Sikhs believe that the Supreme Creator is within each one

The word ‘Sikh’ means a learner or disciple and ‘Guru’ means enlightener, a teacher-prophet. The Sikh faith was founded by Guru Nanak Dev Ji (1469-1539) and his divine torch was carried by nine gurus who followed him. Guru Gobind Singh Ji, the 10th successor, who left for heavenly abode in 1708, gave Sikhs a unique, indisputable and distinct identity − unshorn hair covered with a turban.

The Sikh Gurus were blessed with the wisdom of Akal Purakh (Waheguru), the Divine One God, and the Supreme Creator. Guru Nanak Dev Ji coined a new two-letter word − Ik Onkar − in which the first letter is the numerical figure of ‘one’, while ‘onka’ means the Supreme Creator, present everywhere and within everyone. The Supreme Creator is Eternal Truth, the doer of everything, without fear and without animosity. His form is immortal, beyond birth and death. He is unborn and self-illuminated. He is realised through the grace of the Guru.

Sikhs believe that God is experienced through love, worship and contemplation. They look for God inside their own hearts and souls and outside in the creation of the universe.  “The One (Akal Purakh) who pervades the universe also dwells in the body; whoever seeks Him, finds Him there.” (Guru Granth Sahib, page 695). Just as the fragrance in the flower, and reflection in the mirror, God is within you.

The wisdom and teachings of Sikh Gurus and contemporary Saints (Sufis, Hindus and Muslims) with similar faith in the Supreme Creator, are compiled in the holy scripture of Sikhs, called Guru Granth Sahib. Sikhs believe that the verses of Guru Granth Sahib are the revealed words of the Supreme Being. “As the word of the Master comes to me, so do I make it known” (Guru Granth Sahib, page 722). The tenth Guru Gobind Singh declared that there would be no other living Guru after his demise, but instead Sikhs should look to their holy scripture for guidance. So Guru Granth Sahib is the permanent, unchangeable guide for all faithful Sikhs, for whom it has the status of a living guru or Teacher.  

Sikh spirituality is centred on the need to understand and experience God, and eventually become one with Him. Of all forms of life, human form is the ultimate form. Only in this form can one achieve the real purpose of being born − to become one with Him. “Having received this human body, it is your turn to unite with the God, the Protector and Lord of Universe.” (Guru Granth Sahib page 12).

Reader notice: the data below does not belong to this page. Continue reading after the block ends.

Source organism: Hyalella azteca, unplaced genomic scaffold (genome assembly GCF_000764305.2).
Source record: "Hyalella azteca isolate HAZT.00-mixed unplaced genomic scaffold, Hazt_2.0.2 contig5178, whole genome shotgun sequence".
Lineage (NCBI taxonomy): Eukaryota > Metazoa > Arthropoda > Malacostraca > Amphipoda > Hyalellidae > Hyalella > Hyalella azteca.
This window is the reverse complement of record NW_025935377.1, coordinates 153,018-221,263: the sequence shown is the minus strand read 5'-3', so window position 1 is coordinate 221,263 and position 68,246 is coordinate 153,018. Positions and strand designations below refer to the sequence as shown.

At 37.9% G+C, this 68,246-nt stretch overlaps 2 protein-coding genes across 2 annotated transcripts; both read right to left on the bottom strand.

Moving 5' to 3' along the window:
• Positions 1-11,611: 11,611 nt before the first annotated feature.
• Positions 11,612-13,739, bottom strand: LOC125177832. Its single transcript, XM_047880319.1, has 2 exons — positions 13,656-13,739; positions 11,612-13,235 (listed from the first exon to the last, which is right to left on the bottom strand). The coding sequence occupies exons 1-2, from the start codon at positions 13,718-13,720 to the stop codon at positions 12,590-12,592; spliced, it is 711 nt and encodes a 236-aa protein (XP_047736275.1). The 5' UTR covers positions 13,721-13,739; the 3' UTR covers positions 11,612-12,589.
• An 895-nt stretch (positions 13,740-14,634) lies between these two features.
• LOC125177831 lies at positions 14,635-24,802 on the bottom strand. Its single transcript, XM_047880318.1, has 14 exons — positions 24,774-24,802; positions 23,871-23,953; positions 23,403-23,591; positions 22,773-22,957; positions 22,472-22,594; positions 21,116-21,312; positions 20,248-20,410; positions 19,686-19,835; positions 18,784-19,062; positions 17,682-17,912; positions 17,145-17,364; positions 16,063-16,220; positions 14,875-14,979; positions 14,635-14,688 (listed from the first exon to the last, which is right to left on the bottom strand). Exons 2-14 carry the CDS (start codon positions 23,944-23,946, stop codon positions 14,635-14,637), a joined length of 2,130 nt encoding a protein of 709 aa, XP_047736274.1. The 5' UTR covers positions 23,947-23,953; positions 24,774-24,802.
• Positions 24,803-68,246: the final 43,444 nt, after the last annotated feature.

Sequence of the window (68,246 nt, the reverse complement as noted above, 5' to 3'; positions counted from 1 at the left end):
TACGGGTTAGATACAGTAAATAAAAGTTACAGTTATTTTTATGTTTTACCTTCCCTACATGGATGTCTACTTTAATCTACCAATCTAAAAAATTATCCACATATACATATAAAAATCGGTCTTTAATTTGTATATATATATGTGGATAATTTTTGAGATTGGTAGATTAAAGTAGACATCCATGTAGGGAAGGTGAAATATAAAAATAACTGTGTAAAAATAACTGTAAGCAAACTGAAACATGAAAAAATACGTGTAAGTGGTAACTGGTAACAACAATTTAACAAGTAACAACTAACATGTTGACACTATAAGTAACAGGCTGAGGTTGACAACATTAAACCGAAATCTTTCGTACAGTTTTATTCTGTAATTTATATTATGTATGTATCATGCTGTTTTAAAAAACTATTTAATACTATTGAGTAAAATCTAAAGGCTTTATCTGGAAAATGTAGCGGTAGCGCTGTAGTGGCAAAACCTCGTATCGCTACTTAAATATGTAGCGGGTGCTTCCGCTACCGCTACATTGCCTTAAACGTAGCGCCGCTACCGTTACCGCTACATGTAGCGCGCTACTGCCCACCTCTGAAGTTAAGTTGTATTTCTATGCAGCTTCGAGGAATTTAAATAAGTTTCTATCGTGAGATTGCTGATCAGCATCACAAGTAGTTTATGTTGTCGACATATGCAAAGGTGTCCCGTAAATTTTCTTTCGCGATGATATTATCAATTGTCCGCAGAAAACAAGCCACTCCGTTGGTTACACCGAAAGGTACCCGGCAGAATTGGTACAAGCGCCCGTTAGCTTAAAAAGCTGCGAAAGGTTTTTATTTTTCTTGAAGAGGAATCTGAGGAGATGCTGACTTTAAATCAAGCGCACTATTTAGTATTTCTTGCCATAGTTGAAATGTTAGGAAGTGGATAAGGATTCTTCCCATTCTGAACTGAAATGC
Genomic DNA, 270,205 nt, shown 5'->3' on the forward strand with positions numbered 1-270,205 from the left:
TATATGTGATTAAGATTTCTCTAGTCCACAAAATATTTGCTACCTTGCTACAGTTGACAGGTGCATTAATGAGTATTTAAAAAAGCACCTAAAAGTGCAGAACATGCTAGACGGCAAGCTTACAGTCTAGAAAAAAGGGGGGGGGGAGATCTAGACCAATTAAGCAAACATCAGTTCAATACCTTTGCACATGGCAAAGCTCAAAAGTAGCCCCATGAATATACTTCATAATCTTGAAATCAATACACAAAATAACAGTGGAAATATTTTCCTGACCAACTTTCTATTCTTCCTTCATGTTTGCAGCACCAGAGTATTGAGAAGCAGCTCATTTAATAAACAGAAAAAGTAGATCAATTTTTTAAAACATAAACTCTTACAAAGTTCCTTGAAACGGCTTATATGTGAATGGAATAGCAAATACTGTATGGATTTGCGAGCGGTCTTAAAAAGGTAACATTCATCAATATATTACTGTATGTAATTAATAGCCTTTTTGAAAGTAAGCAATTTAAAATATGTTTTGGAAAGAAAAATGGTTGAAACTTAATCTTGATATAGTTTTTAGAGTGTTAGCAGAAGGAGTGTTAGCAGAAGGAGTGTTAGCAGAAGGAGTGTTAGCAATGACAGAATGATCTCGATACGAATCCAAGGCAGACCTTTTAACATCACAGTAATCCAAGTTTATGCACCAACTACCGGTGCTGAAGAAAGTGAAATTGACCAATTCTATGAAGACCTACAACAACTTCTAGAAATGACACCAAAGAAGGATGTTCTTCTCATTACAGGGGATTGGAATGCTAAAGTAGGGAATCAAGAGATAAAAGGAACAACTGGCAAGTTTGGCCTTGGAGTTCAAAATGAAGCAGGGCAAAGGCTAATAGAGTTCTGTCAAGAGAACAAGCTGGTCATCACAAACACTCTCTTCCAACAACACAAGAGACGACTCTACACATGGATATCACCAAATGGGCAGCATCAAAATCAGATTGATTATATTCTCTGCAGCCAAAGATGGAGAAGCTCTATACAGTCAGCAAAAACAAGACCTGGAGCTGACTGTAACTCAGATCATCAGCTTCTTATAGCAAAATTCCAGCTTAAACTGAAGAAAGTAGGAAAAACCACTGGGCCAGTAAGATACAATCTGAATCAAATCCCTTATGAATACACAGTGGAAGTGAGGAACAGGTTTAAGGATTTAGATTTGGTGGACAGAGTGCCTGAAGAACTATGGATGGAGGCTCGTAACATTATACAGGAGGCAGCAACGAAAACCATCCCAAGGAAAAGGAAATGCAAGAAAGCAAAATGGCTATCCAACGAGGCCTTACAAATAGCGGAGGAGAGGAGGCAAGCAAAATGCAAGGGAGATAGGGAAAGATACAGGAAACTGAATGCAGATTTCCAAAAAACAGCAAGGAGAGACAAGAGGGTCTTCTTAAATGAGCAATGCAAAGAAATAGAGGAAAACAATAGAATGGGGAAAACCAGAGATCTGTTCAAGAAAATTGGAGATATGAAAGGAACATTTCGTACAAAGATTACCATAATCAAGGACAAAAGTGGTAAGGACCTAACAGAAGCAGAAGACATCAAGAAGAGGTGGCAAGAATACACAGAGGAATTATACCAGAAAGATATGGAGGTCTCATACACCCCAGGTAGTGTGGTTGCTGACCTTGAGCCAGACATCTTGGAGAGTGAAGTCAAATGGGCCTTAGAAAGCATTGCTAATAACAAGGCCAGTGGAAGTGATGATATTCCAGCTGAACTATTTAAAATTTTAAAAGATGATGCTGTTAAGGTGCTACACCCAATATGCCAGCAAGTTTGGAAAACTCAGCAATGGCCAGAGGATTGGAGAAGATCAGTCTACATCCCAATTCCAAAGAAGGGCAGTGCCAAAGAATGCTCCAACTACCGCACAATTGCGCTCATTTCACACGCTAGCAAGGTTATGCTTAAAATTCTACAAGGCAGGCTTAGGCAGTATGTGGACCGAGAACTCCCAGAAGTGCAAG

Three prime Sikh teachings are:

  • “Naam Japna”: Meditating on God’s Name (Waheguru) and keeping Him in your heart and mind at all times.
  • “Kirt Karna”: Earning an honest living. Truth is the highest of all virtues, but higher still is truthful living. (Guru Granth Sahib page 65).
  • Vand Chhakna”: Living as an inspiration and a support to others, giving to charity and caring for others. A Sikh is expected to contribute at least 10% of his/her income to charity.

To be closer to God, Sikhs try to avoid the five vices − Lust, Covetousness and Greed, Attachment to things of this world, Anger and Pride − that make one self-centred and deviate the focus from the real purpose of ‘to become with Him’.

According to Sikh philosophy, all humans are equal before God. The principles of universal equality and brotherhood are important pillars of Sikhism. No discrimination is allowed on the basis of caste, race, gender, creed, origin, colour, education, status or wealth. Women have the same status as men. They can lead a prayer service and take part in all religious ceremonies including baptising. Sikh women are encouraged to be educated, have careers and become community leaders.

Running a free community kitchen, Langar Sewa, is a part of Sikh faith.  Sikhs run a community kitchen in a Gurdwara where a meal is served to all, without distinction. Everyone sits together and shares a meal which reinforces equality. A free community kitchen service is run at Golden Temple Amritsar (Punjab, India), where some 85,000 people visit every day and share a meal. This concept is spreading to the streets, to serve the underprivileged and those in need.

Like other minorities, Sikhs are facing challenges for survival. Violent incidents against Sikhs in different parts of the world are alarming and present a danger to the community. The distinctive personality of Sikhs, with long and unshorn hair (Keshas) covered by a turban, is being misunderstood and they are sometimes incorrectly associated with terrorist groups operating in the world. Sikhs are facing the challenge of convincing people that they are not terrorists, but a peace-loving community with high moral values. Sikhs are presenting enormous contributions to the world. The Sikh Philosophy and tradition is at the forefront of social innovation. Intrinsically, the future seems bright. 

The Sikh community within the Newcastle, Hunter and Maitland areas meets every Sunday at Shortland Gurdwara, 27-29 Marton Street, for prayer from 11am-1pm. Everyone is welcome to witness the proceedings and share food cooked in the free Community Kitchen.  


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Amarjit Singh Chawla Image
Amarjit Singh Chawla

Amarjit Singh Chawla is Sikh chaplain at the University of Newcastle. 

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